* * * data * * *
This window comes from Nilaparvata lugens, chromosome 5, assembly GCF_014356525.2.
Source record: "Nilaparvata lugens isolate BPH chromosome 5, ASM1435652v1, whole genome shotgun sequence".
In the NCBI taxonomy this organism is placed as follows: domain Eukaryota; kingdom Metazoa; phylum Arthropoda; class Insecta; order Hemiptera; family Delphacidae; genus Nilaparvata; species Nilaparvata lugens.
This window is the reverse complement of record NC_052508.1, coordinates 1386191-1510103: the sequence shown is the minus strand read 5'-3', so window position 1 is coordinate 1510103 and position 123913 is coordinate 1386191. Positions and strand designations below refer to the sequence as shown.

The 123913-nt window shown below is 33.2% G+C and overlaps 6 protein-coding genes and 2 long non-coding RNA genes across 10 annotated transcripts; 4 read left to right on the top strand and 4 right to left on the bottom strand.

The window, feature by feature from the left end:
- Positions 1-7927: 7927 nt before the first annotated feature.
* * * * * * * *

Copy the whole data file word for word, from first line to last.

This window comes from Nilaparvata lugens, chromosome 5, assembly GCF_014356525.2.
Source record: "Nilaparvata lugens isolate BPH chromosome 5, ASM1435652v1, whole genome shotgun sequence".
In the NCBI taxonomy this organism is placed as follows: domain Eukaryota; kingdom Metazoa; phylum Arthropoda; class Insecta; order Hemiptera; family Delphacidae; genus Nilaparvata; species Nilaparvata lugens.
This window is the reverse complement of record NC_052508.1, coordinates 1386191-1510103: the sequence shown is the minus strand read 5'-3', so window position 1 is coordinate 1510103 and position 123913 is coordinate 1386191. Positions and strand designations below refer to the sequence as shown.

The 123913-nt window shown below is 33.2% G+C and overlaps 6 protein-coding genes and 2 long non-coding RNA genes across 10 annotated transcripts; 4 read left to right on the top strand and 4 right to left on the bottom strand.

The window, feature by feature from the left end:
- Positions 1-7927: 7927 nt before the first annotated feature.